Three California Churches Sue Gov. Newsom Over Ban on Singing During Services

FILE – Los Angeles Archbishop Jose H. Gomez celebrates the first English Mass with the faithful present, at the nation’s largest Catholic Archdiocese in Los Angeles, Sunday, June 7, 2020. A religious freedom law firm with ties to President Donald Trump says it will sue California over its recent ban on singing or chanting in the church to slow the spread of the coronavirus. (AP Photo/Damian Dovarganes, File)

Three northern California churches are suing Gov. Gavin Newsom (D) and other public health officials over a ban on singing and chanting in houses of worship during the coronavirus crisis.

Several advocacy groups, including the American Center for Law & Justice (ACLJ), filed the federal suit Wednesday on behalf of Calvary Chapel of Ukiah, Calvary Chapel Fort Bragg and River of Life Church, in Oroville, Calif.

The lawsuit alleges Newsom’s order prohibiting singing and chanting in places of worship violates the churches’ constitutional rights.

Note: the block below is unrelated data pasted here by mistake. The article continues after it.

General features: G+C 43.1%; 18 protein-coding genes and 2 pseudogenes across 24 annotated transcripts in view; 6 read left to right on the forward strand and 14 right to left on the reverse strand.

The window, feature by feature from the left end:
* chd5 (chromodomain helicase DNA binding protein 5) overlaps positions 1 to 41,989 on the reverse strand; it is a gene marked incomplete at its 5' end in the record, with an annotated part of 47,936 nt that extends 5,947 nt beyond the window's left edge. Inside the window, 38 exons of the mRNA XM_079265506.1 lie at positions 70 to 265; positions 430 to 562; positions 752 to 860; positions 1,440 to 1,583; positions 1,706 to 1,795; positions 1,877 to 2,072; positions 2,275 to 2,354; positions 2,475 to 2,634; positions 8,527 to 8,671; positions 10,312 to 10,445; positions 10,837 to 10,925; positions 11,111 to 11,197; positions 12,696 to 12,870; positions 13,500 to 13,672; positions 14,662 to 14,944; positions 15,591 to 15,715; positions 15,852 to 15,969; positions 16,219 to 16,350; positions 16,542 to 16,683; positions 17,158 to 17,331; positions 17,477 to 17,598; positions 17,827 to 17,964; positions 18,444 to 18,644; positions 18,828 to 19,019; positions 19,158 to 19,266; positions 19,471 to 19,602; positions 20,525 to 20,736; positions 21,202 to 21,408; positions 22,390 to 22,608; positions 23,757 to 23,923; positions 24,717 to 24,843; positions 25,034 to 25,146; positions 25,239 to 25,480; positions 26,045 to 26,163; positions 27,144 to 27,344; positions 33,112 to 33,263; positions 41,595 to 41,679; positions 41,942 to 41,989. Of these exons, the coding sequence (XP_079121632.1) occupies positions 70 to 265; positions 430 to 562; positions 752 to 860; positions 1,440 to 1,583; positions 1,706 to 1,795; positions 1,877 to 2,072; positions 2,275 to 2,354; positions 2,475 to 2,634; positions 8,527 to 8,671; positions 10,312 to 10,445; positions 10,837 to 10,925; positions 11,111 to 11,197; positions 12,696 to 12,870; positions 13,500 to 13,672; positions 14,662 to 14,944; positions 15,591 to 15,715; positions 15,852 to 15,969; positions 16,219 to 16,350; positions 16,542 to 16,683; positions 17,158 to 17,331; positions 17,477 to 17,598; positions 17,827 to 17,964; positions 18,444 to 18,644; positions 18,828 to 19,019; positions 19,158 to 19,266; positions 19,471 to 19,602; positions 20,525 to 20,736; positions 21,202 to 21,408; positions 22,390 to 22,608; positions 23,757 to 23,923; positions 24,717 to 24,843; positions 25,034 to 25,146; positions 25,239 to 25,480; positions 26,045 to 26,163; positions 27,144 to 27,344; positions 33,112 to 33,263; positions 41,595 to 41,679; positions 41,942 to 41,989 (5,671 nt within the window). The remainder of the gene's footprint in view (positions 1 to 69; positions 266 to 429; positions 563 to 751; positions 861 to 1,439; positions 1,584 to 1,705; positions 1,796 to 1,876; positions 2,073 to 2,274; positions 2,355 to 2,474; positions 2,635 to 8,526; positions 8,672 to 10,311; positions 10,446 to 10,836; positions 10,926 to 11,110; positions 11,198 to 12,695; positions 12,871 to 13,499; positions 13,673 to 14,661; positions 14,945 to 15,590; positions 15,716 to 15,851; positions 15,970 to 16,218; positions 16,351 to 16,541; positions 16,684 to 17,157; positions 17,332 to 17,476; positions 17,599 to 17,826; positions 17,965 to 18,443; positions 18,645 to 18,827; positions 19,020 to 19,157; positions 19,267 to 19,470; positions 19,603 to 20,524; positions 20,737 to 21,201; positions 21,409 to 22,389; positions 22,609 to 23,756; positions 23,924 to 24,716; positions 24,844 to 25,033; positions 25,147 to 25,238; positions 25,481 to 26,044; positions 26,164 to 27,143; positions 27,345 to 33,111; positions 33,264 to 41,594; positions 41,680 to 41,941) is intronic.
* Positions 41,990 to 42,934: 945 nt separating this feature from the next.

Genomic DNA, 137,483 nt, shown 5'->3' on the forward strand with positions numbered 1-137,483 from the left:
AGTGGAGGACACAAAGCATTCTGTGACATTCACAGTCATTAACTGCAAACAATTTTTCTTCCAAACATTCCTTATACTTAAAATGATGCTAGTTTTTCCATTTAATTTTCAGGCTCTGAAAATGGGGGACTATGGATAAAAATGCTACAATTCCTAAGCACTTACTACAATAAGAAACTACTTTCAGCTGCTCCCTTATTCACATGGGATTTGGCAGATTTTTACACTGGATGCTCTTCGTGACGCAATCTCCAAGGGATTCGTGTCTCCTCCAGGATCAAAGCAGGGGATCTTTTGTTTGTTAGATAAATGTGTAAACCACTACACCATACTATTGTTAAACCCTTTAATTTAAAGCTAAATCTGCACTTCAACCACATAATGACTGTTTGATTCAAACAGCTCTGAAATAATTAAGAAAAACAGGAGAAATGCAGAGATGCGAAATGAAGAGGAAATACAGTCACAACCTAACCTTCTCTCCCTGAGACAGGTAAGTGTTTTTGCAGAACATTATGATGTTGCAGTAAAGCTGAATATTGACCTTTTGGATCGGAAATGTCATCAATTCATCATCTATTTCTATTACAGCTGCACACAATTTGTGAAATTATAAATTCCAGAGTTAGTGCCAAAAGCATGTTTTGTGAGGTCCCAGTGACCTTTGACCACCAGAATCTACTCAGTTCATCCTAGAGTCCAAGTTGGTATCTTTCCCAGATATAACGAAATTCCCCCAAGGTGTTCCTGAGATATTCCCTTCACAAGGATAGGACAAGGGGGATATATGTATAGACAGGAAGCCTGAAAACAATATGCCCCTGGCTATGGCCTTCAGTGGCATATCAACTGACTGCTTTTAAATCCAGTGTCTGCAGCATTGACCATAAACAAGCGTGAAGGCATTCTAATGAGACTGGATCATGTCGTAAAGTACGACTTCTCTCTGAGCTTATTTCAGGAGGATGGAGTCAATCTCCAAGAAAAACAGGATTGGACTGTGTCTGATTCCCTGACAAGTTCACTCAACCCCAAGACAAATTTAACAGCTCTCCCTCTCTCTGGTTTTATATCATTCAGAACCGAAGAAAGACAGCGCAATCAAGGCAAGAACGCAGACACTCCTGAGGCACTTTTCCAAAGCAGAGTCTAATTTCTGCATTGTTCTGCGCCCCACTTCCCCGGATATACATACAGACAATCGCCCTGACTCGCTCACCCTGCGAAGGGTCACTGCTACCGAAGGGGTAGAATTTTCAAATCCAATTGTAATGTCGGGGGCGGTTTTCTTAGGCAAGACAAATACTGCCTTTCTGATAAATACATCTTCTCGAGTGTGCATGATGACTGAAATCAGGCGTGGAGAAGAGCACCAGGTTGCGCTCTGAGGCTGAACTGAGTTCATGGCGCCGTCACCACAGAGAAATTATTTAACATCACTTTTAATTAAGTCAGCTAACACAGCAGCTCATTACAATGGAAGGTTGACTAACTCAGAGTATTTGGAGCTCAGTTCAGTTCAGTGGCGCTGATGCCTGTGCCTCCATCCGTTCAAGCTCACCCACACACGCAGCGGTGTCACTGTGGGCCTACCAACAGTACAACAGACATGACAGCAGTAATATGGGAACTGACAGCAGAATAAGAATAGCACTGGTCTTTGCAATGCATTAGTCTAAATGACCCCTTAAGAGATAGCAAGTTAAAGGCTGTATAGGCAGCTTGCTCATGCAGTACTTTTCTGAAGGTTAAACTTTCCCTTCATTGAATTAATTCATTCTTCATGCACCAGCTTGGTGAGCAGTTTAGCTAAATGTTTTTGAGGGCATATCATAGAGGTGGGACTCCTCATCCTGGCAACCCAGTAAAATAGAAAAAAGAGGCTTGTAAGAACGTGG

Newsom’s order issued on July 1 says, “Places of worship must therefore discontinue singing and chanting activities.”

The churches say the order unfairly targets places of worship, over other institutions, after the governor supported protests over George Floyd’s death and police brutality that included chanting during the pandemic.

“Despite the ongoing and even increasing restrictions on the protected First Amendment rights to freely assemble and engage in religious exercise as it relates to places of worship, Newsom has been unwavering in his support of massive protests in California,” the lawsuit said.

In recent weeks, public health officials and medical professionals have pointed to evidence that suggests that talking and increased ventilation – two functions that occur when singing – increase germ particles in the air. The officials suggest that these particles, that could contain COVID-19, can linger in the air for a time and be ingested, possibly causing infection.

The lawsuit comes as more legal battles challenging the coronavirus restrictions on places of worship have been denied by judges, who rule the state has more authority during the public health emergency, The Sacramento Bee reported.

The lawyers argued that singing and praying aloud “is an integral part of worship for believers” and cited scripture that instructs followers to sing.

Jordan Sekulow, the executive director of the ACLJ, criticized the order, calling it an “unconstitutional abuse of power.”

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SOURCE: The Hill, Justine Coleman